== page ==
Reconciling the confusing, often paradoxical origins of Protestantism in Luther and his successors seems like a good project for a half-millennium retrospective. But if there is one conclusion to be drawn from Roper’s book—as well as from two other recent works, Alec Ryrie’s Protestants: The Faith That Made the Modern World and John C. Rao’s anthology Luther and His Progeny: 500 Years of Protestantism and Its Consequences for Church, State, and Society—it’s that Luther himself was more catalyst than creator. Five centuries on, some Protestant sects still bear the marks of his thought and personality, but others seem barely touched by them at all. Every religion is fissile and given to change, but the antinomian streak in Protestantism makes it especially so, and the monumental role it imagined for the individual conscience helps to explain, at least by Ryrie’s lights, the origins of modern thought.

Read the whole thing.

From Dr. Furnish

Reinhardt professor Tim Furnish draws our attention to a blog post of his from Good Friday in 2014, discussing Isma’ili Islam’s view of the Crucifixion.

For some 14 centuries, the vast majority of Muslims, following mainstream Islamic doctrine, has denied that Jesus was crucified—and thus, of course, that He was Resurrected. The proof text for this Islamic rejection of the central teaching of Christianity is Sura al-Nisa’ [IV]:157:

And [for] their saying, “Indeed, we have killed the Messiah, Jesus, the son of Mary, the messenger of Allah .” And they did not kill him, nor did they crucify him; but [another] was made to resemble him to them. And indeed, those who differ over it are in doubt about it. They have no knowledge of it except the following of assumption. And they did not kill him, for certain.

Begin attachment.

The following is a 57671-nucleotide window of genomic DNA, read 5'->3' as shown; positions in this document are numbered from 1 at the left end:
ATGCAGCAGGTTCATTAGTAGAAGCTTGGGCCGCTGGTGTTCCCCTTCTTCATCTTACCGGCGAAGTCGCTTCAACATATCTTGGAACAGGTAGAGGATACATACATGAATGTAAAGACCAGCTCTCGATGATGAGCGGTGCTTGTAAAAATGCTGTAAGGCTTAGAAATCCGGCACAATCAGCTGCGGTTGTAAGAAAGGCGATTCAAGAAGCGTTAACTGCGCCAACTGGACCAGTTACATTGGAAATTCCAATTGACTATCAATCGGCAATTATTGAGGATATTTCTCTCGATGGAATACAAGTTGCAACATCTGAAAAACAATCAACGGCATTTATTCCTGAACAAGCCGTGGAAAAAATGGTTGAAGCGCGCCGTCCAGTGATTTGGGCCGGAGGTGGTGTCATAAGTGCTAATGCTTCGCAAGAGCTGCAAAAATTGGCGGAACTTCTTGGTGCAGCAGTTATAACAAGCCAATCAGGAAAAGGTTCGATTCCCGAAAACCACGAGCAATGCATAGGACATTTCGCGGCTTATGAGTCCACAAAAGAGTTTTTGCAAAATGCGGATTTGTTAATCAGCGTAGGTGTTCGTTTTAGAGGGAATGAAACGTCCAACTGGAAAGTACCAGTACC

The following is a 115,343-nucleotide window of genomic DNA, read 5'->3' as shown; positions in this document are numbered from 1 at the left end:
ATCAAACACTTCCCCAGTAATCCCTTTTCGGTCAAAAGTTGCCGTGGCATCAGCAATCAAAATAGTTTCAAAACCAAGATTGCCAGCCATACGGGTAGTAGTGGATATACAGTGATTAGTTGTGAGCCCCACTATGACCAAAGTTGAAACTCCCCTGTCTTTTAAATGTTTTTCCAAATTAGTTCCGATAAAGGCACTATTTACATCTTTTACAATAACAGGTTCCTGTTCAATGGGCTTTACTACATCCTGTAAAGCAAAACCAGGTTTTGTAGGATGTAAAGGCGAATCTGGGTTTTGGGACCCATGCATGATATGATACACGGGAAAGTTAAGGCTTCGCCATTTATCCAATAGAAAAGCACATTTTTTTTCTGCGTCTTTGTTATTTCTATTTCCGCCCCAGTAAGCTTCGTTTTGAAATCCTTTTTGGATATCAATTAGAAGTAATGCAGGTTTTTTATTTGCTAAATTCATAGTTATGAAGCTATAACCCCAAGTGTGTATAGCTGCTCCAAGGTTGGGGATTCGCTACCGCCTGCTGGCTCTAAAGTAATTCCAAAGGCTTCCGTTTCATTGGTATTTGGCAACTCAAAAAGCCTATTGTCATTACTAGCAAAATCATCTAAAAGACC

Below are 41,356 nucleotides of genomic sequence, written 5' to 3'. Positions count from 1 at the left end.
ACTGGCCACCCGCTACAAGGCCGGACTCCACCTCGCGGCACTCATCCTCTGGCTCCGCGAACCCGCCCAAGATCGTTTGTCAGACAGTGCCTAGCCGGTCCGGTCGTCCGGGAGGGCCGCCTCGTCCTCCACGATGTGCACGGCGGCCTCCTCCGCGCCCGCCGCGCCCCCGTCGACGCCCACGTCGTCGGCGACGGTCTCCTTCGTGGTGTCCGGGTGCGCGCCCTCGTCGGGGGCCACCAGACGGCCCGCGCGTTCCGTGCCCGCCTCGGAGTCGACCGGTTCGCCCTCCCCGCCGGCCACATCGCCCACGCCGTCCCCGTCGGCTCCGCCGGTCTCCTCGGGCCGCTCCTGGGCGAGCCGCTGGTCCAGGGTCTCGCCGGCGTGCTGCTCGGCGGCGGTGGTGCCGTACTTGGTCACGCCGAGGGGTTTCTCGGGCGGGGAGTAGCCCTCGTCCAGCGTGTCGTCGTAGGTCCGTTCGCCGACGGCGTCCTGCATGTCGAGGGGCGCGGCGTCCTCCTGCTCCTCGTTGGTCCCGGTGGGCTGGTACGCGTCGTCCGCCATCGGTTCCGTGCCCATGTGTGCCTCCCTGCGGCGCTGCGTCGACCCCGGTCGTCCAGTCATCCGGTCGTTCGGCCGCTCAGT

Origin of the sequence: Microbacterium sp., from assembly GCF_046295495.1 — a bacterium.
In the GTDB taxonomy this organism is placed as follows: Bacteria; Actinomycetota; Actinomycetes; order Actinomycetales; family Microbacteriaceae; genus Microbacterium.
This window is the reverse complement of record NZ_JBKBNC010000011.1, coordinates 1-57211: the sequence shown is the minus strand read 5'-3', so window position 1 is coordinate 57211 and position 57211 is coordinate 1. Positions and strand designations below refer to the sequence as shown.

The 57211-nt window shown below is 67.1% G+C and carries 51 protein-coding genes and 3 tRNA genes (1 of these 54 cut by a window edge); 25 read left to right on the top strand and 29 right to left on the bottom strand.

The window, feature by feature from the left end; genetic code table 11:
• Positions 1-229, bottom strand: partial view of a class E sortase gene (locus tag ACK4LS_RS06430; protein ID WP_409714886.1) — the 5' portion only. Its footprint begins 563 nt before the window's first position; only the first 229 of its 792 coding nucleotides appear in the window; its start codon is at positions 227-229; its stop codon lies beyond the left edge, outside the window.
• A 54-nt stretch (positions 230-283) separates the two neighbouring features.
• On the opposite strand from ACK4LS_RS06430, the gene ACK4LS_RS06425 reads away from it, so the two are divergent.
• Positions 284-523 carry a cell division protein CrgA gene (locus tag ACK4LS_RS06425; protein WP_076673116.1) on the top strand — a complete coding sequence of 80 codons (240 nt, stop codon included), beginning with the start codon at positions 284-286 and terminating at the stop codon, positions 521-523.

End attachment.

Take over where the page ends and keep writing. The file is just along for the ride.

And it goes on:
Muslim commentators such as Ibn Kathir, et al., have long maintained that Jesus was taken to heaven and someone else—probably Judas—was crucified in His place. Other Islamic writers over the centuries have held slightly differing positions, but the bottom-line conclusion has always been that Jesus’ Crucifixion is a Christian lie. However, one group of Muslims—the (heterodox) Isma’ili (Sevener) Shi`is—has for centuries held a unique view of Jesus’ Crucifixion, as elucidated in the paper by Khalil Andani, “`They Killed Him Not.’ The Crucifixion in Shi`a Isma’ili Islam” (2011). Andani makes several points herein—that: the Qur’anic text does not deny the Crucifixion per se—but rather that the Jews perpetrated it; over the centuries Muslim commentators have held views ranging “from total denial to actually asserting that the crucifixion did take place historically;” and, most importantly, “it was only the human body or the nahut of Jesus that was killed and crucified upon the Cross while the eternal reality of lahut of Christ can never be killed or crucified.”

Illustrations and links in the original – read the whole thing.